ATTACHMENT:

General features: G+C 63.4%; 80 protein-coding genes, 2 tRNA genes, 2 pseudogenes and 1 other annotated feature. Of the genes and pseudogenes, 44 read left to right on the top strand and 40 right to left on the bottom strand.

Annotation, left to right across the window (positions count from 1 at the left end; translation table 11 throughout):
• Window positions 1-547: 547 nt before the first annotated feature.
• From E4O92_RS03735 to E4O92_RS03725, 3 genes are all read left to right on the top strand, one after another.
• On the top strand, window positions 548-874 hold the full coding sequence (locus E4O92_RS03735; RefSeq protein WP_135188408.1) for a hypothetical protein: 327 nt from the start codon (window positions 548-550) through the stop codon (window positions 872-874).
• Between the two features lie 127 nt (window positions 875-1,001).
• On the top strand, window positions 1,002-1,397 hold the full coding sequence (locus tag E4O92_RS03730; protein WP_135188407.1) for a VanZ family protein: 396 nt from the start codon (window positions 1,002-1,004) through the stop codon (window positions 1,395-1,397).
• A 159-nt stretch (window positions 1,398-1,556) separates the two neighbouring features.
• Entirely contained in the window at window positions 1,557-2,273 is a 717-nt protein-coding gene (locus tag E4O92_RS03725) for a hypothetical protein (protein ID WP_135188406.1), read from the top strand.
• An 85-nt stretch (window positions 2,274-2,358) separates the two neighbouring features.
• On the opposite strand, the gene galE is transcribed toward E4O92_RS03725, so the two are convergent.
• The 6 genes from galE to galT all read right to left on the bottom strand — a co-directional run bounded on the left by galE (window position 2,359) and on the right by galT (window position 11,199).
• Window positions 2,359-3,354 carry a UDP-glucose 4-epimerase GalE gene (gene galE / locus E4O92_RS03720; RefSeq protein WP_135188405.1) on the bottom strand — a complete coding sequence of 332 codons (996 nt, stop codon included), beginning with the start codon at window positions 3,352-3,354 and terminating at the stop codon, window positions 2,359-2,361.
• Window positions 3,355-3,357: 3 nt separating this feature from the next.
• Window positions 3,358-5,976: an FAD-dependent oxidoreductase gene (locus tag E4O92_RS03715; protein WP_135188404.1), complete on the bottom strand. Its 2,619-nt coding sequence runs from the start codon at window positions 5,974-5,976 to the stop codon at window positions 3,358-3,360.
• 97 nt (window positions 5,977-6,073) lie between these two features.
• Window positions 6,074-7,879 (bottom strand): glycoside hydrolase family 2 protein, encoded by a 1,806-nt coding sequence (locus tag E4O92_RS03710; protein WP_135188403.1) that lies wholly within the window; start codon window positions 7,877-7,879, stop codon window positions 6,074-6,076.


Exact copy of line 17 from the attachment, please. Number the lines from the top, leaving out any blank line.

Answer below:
• Window positions 6,074-7,879 (bottom strand): glycoside hydrolase family 2 protein, encoded by a 1,806-nt coding sequence (locus tag E4O92_RS03710; protein WP_135188403.1) that lies wholly within the window; start codon window positions 7,877-7,879, stop codon window positions 6,074-6,076.